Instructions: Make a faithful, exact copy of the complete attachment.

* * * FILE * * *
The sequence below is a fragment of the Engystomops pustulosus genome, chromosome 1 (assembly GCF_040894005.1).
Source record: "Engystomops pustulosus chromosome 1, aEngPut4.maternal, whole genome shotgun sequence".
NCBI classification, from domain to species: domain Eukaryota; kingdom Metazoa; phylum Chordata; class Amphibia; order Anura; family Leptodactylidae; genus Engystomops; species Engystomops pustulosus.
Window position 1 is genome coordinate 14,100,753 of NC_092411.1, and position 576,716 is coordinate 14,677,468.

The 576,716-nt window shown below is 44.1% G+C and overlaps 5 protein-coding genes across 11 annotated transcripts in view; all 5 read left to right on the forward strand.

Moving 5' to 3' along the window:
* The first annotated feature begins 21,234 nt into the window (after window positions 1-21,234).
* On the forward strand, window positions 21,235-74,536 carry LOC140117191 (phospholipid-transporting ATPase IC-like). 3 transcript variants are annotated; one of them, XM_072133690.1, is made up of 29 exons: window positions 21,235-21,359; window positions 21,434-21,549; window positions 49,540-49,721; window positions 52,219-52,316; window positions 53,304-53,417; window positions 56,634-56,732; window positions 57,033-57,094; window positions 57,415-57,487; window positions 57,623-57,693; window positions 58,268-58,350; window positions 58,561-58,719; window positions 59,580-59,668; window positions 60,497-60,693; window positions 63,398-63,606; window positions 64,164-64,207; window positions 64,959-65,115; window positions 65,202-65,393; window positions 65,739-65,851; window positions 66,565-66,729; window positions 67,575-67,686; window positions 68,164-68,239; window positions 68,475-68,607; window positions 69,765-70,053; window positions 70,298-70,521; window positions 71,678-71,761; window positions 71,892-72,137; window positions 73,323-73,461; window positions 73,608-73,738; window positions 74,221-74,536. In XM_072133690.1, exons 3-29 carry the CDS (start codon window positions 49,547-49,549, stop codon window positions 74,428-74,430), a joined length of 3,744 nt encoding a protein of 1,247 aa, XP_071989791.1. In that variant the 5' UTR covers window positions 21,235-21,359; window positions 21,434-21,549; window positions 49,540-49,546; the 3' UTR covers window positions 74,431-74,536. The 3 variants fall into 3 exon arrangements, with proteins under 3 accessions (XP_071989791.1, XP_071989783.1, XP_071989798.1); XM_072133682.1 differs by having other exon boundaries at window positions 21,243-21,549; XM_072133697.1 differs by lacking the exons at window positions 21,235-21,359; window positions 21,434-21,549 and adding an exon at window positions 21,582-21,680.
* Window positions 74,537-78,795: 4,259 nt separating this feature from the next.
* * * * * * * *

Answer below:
The sequence below is a fragment of the Engystomops pustulosus genome, chromosome 1 (assembly GCF_040894005.1).
Source record: "Engystomops pustulosus chromosome 1, aEngPut4.maternal, whole genome shotgun sequence".
NCBI classification, from domain to species: domain Eukaryota; kingdom Metazoa; phylum Chordata; class Amphibia; order Anura; family Leptodactylidae; genus Engystomops; species Engystomops pustulosus.
Window position 1 is genome coordinate 14,100,753 of NC_092411.1, and position 576,716 is coordinate 14,677,468.

The 576,716-nt window shown below is 44.1% G+C and overlaps 5 protein-coding genes across 11 annotated transcripts in view; all 5 read left to right on the forward strand.

Moving 5' to 3' along the window:
* The first annotated feature begins 21,234 nt into the window (after window positions 1-21,234).
* On the forward strand, window positions 21,235-74,536 carry LOC140117191 (phospholipid-transporting ATPase IC-like). 3 transcript variants are annotated; one of them, XM_072133690.1, is made up of 29 exons: window positions 21,235-21,359; window positions 21,434-21,549; window positions 49,540-49,721; window positions 52,219-52,316; window positions 53,304-53,417; window positions 56,634-56,732; window positions 57,033-57,094; window positions 57,415-57,487; window positions 57,623-57,693; window positions 58,268-58,350; window positions 58,561-58,719; window positions 59,580-59,668; window positions 60,497-60,693; window positions 63,398-63,606; window positions 64,164-64,207; window positions 64,959-65,115; window positions 65,202-65,393; window positions 65,739-65,851; window positions 66,565-66,729; window positions 67,575-67,686; window positions 68,164-68,239; window positions 68,475-68,607; window positions 69,765-70,053; window positions 70,298-70,521; window positions 71,678-71,761; window positions 71,892-72,137; window positions 73,323-73,461; window positions 73,608-73,738; window positions 74,221-74,536. In XM_072133690.1, exons 3-29 carry the CDS (start codon window positions 49,547-49,549, stop codon window positions 74,428-74,430), a joined length of 3,744 nt encoding a protein of 1,247 aa, XP_071989791.1. In that variant the 5' UTR covers window positions 21,235-21,359; window positions 21,434-21,549; window positions 49,540-49,546; the 3' UTR covers window positions 74,431-74,536. The 3 variants fall into 3 exon arrangements, with proteins under 3 accessions (XP_071989791.1, XP_071989783.1, XP_071989798.1); XM_072133682.1 differs by having other exon boundaries at window positions 21,243-21,549; XM_072133697.1 differs by lacking the exons at window positions 21,235-21,359; window positions 21,434-21,549 and adding an exon at window positions 21,582-21,680.
* Window positions 74,537-78,795: 4,259 nt separating this feature from the next.